Style and Technique

(Comprehensive Guide to Short Stories, Critical Edition)

Some scholars of Native American writings believe that “mixed blood” writers such as Erdrich—the daughter of a Chippewa Indian and a German—approach writing as a means of linking not only their own cultures but also the worlds of spirits and human beings. Erdrich had such difficulty in writing Tracks that she put her original manuscript aside for ten years. Only after she had worked backward in time by writing Love Medicine (1984) and The Beet Queen (1986) did she return to Tracks and begin to link it to her completed novels about more recent generations of Chippewa and white settlers in North Dakota.

Within Erdrich’s long fiction, points of view often change, with the narrative voices shifting among both characters and occasional omniscient narrators. In shifting points of view, the reliability and truthfulness of narrators is always in doubt—as is the case with Pauline and Nanapush in Tracks. Nanapush, an old man who has lost his family and becomes a father figure to Fleur, repeatedly insists that Pauline does not always tell the truth. Readers must therefore remember that only Pauline’s narration reports on Fleur’s rape.

Erdrich’s technique of changing narrators and publishing chapters as individual stories breaks down the traditional form of the novel. Each appearance of an individual narrator suggests a separate “storytelling” experience, perhaps a return to a time when the line between history and myth was not clearly defined. This technique seems to be common to Native American writers. As a result of these separate storytelling experiences, separate chapters such as “Fleur” also stand alone as short stories.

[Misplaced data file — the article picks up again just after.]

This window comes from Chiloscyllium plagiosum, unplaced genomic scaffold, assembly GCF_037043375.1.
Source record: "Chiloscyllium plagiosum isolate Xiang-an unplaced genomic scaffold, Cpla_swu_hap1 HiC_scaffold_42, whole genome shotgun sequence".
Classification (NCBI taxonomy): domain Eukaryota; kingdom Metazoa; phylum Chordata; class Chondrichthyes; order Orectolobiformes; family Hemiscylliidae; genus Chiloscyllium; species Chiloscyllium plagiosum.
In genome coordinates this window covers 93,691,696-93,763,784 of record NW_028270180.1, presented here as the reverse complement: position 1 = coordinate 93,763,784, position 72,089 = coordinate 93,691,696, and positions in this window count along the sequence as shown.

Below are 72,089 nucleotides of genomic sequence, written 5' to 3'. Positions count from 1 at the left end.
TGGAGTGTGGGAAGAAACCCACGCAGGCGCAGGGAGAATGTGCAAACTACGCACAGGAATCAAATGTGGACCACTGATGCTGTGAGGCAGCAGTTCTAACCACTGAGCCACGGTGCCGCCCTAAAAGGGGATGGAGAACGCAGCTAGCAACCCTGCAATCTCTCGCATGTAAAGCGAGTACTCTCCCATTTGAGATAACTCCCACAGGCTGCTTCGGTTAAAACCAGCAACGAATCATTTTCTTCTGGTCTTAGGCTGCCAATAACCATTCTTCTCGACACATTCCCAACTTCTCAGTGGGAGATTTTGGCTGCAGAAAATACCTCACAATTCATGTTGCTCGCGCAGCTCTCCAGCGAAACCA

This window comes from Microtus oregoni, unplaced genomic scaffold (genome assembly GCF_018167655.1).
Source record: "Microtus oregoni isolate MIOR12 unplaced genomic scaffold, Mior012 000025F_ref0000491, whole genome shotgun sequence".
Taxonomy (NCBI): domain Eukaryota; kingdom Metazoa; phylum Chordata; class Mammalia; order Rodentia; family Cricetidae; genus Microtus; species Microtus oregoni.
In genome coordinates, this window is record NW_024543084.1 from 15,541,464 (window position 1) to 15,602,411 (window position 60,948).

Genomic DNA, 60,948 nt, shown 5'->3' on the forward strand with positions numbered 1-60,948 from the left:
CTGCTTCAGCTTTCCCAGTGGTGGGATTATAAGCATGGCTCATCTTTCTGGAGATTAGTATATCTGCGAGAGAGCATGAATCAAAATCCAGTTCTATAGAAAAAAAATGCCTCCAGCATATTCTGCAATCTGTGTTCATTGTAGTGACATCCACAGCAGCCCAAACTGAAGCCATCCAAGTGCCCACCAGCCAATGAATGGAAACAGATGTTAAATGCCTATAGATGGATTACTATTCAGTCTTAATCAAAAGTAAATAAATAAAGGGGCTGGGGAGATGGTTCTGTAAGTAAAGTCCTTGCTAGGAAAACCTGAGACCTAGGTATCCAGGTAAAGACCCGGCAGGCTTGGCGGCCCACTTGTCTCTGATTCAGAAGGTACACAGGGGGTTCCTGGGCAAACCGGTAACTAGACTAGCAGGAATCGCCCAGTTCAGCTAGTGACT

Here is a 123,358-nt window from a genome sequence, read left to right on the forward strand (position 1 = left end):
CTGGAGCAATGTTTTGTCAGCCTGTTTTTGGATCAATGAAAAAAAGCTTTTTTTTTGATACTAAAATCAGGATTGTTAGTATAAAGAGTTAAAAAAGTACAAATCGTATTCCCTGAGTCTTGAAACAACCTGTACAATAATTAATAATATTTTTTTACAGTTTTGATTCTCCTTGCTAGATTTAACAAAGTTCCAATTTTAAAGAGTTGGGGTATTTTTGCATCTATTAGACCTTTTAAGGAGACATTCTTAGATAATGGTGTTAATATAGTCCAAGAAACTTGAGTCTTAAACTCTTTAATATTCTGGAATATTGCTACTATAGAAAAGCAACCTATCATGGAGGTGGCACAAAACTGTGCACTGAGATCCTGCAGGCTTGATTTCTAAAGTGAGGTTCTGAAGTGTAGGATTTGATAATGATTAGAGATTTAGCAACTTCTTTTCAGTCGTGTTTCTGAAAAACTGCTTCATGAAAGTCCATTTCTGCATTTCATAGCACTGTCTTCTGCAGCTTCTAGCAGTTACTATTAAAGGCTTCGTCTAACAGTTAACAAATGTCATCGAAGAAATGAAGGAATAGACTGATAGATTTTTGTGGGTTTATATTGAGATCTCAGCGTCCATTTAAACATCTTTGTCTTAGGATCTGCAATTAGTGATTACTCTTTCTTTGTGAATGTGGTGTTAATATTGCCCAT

Erdrich’s style and language also reflect and present blurring of cultures and boundaries between myth and reality. Although her language is concrete and specific, her allusions are subtle, often leaving the reader not knowing exactly what has occurred. For example, the Chippewa language uses the same word for both flirting and hunting game—a coincidence that subtly connects Fleur’s sensuality with her hunting in a man’s domain. Another Chippewa word suggests both using force in intercourse and killing a bear with one’s bare hands. These connotations merge in Pauline’s narration. Thus, Erdrich presents her major themes through style and language as well as through her use of double narrators and shifting point of view.